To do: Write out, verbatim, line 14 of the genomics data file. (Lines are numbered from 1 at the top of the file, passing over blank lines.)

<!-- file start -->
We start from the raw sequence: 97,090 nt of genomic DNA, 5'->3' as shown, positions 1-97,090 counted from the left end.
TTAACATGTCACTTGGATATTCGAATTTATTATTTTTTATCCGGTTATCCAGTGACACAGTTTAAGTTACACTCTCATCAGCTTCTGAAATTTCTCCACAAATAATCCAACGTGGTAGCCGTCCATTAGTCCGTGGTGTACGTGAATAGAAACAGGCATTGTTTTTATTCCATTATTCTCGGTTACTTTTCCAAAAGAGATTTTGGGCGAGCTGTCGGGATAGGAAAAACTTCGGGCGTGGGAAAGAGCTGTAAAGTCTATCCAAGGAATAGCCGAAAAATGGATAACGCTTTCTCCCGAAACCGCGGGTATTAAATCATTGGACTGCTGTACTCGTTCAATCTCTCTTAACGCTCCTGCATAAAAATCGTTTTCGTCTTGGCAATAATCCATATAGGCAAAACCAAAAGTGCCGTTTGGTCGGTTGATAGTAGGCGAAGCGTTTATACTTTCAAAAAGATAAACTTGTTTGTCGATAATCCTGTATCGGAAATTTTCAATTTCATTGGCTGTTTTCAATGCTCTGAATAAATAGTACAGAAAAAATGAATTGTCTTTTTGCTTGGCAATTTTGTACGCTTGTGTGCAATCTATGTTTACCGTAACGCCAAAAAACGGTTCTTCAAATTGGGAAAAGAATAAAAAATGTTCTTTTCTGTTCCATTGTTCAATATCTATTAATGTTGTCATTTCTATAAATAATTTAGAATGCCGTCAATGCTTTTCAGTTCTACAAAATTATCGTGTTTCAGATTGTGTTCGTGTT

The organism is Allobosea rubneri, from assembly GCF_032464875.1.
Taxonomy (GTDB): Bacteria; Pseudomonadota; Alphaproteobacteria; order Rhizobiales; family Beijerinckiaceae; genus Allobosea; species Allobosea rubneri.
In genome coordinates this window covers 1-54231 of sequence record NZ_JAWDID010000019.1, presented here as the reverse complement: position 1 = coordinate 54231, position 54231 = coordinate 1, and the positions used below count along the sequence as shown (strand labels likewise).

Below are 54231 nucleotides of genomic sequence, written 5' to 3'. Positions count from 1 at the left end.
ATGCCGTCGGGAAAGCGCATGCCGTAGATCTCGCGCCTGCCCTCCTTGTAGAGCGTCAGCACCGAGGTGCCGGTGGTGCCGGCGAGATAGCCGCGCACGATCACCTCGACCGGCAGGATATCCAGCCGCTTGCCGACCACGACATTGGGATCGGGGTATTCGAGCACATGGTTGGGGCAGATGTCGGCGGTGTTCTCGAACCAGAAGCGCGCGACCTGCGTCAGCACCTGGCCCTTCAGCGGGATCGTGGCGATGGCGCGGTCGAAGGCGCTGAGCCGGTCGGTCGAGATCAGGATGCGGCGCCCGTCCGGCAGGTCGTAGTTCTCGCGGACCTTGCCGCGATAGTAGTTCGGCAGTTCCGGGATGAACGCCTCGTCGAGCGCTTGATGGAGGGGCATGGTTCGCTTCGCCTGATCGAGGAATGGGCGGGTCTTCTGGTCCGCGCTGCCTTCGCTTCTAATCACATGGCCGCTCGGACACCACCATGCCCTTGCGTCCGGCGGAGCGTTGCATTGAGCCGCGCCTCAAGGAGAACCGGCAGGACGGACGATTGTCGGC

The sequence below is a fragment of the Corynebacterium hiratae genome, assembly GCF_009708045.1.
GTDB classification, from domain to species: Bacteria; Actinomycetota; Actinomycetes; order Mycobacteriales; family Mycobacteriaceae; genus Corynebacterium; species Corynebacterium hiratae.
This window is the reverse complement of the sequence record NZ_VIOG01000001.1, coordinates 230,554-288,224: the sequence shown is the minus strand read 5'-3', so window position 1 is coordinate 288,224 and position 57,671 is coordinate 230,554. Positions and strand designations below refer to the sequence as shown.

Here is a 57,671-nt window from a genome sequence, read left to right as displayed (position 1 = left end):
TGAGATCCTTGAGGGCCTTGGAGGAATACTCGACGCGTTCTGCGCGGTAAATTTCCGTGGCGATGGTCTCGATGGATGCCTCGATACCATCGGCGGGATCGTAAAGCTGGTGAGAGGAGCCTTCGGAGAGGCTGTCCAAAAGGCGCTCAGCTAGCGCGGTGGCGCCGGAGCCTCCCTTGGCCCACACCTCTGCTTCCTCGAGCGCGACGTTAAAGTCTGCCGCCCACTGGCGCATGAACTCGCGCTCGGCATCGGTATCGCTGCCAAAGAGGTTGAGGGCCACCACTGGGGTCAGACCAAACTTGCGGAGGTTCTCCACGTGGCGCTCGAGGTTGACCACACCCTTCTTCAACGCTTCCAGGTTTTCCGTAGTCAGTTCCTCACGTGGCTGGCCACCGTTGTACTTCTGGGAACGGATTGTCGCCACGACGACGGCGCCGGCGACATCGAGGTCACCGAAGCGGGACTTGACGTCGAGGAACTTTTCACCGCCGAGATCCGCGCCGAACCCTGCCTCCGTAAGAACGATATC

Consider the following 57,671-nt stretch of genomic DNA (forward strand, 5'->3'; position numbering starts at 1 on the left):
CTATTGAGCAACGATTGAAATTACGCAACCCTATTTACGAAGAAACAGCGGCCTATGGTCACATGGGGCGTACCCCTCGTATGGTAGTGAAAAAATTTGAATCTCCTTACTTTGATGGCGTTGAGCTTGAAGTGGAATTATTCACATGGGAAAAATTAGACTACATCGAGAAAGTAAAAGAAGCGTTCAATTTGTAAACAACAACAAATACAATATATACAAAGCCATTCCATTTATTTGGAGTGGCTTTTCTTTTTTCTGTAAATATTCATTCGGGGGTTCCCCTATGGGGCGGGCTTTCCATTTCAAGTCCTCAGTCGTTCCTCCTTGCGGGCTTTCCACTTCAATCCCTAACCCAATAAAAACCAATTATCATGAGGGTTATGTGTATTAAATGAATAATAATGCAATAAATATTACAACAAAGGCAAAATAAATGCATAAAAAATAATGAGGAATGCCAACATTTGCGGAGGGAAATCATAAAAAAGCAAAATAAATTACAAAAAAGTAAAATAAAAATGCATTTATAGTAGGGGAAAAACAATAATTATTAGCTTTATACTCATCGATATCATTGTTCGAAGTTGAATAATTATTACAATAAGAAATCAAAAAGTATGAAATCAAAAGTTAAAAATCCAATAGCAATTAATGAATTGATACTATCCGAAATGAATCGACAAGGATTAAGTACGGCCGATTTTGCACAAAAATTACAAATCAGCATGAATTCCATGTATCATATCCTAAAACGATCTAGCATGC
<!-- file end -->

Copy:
CTATTGAGCAACGATTGAAATTACGCAACCCTATTTACGAAGAAACAGCGGCCTATGGTCACATGGGGCGTACCCCTCGTATGGTAGTGAAAAAATTTGAATCTCCTTACTTTGATGGCGTTGAGCTTGAAGTGGAATTATTCACATGGGAAAAATTAGACTACATCGAGAAAGTAAAAGAAGCGTTCAATTTGTAAACAACAACAAATACAATATATACAAAGCCATTCCATTTATTTGGAGTGGCTTTTCTTTTTTCTGTAAATATTCATTCGGGGGTTCCCCTATGGGGCGGGCTTTCCATTTCAAGTCCTCAGTCGTTCCTCCTTGCGGGCTTTCCACTTCAATCCCTAACCCAATAAAAACCAATTATCATGAGGGTTATGTGTATTAAATGAATAATAATGCAATAAATATTACAACAAAGGCAAAATAAATGCATAAAAAATAATGAGGAATGCCAACATTTGCGGAGGGAAATCATAAAAAAGCAAAATAAATTACAAAAAAGTAAAATAAAAATGCATTTATAGTAGGGGAAAAACAATAATTATTAGCTTTATACTCATCGATATCATTGTTCGAAGTTGAATAATTATTACAATAAGAAATCAAAAAGTATGAAATCAAAAGTTAAAAATCCAATAGCAATTAATGAATTGATACTATCCGAAATGAATCGACAAGGATTAAGTACGGCCGATTTTGCACAAAAATTACAAATCAGCATGAATTCCATGTATCATATCCTAAAACGATCTAGCATGC